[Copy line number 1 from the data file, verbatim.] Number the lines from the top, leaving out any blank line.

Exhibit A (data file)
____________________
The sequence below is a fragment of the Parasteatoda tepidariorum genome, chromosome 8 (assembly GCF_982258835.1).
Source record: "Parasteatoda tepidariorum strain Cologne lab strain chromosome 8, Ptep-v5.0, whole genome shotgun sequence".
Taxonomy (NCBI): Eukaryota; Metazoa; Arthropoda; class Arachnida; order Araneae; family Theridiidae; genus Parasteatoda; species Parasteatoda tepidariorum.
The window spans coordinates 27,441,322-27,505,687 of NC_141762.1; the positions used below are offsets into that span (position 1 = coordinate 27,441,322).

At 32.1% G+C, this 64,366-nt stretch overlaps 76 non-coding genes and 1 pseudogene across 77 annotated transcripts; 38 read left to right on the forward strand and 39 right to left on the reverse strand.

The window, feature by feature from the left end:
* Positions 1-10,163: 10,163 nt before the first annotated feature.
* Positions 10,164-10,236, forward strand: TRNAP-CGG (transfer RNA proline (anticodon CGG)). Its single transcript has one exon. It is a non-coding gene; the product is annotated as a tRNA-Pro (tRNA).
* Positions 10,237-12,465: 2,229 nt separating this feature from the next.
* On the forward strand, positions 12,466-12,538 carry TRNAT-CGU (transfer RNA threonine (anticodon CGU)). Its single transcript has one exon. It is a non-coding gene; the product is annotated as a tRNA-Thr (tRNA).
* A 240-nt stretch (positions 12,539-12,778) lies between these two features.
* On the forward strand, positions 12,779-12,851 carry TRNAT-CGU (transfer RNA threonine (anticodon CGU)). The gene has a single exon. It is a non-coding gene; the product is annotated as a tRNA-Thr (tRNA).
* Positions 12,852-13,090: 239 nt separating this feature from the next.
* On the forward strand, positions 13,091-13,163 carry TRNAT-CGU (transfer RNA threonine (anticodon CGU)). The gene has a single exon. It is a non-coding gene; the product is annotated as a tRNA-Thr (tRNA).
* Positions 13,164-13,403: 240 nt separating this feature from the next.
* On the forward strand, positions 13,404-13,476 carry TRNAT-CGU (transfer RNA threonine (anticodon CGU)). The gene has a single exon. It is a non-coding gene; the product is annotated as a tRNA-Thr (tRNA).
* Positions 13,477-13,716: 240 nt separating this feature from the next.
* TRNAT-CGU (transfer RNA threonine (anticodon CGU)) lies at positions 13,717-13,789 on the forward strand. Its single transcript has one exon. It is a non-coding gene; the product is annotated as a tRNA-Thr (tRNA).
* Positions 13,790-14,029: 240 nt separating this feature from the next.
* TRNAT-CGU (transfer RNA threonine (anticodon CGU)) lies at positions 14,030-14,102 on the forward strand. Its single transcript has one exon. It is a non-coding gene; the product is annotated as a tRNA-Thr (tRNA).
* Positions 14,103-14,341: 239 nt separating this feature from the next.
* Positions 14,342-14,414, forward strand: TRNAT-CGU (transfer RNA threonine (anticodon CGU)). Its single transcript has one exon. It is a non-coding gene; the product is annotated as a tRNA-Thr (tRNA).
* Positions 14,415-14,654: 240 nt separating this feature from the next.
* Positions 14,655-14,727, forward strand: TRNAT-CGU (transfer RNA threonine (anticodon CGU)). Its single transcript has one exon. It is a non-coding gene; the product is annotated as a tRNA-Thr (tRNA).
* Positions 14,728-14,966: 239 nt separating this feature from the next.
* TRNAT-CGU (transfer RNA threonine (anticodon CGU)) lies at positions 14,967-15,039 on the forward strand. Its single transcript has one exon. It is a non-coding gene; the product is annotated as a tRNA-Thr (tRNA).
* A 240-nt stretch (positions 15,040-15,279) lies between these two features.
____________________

The sequence below is a fragment of the Parasteatoda tepidariorum genome, chromosome 8 (assembly GCF_982258835.1).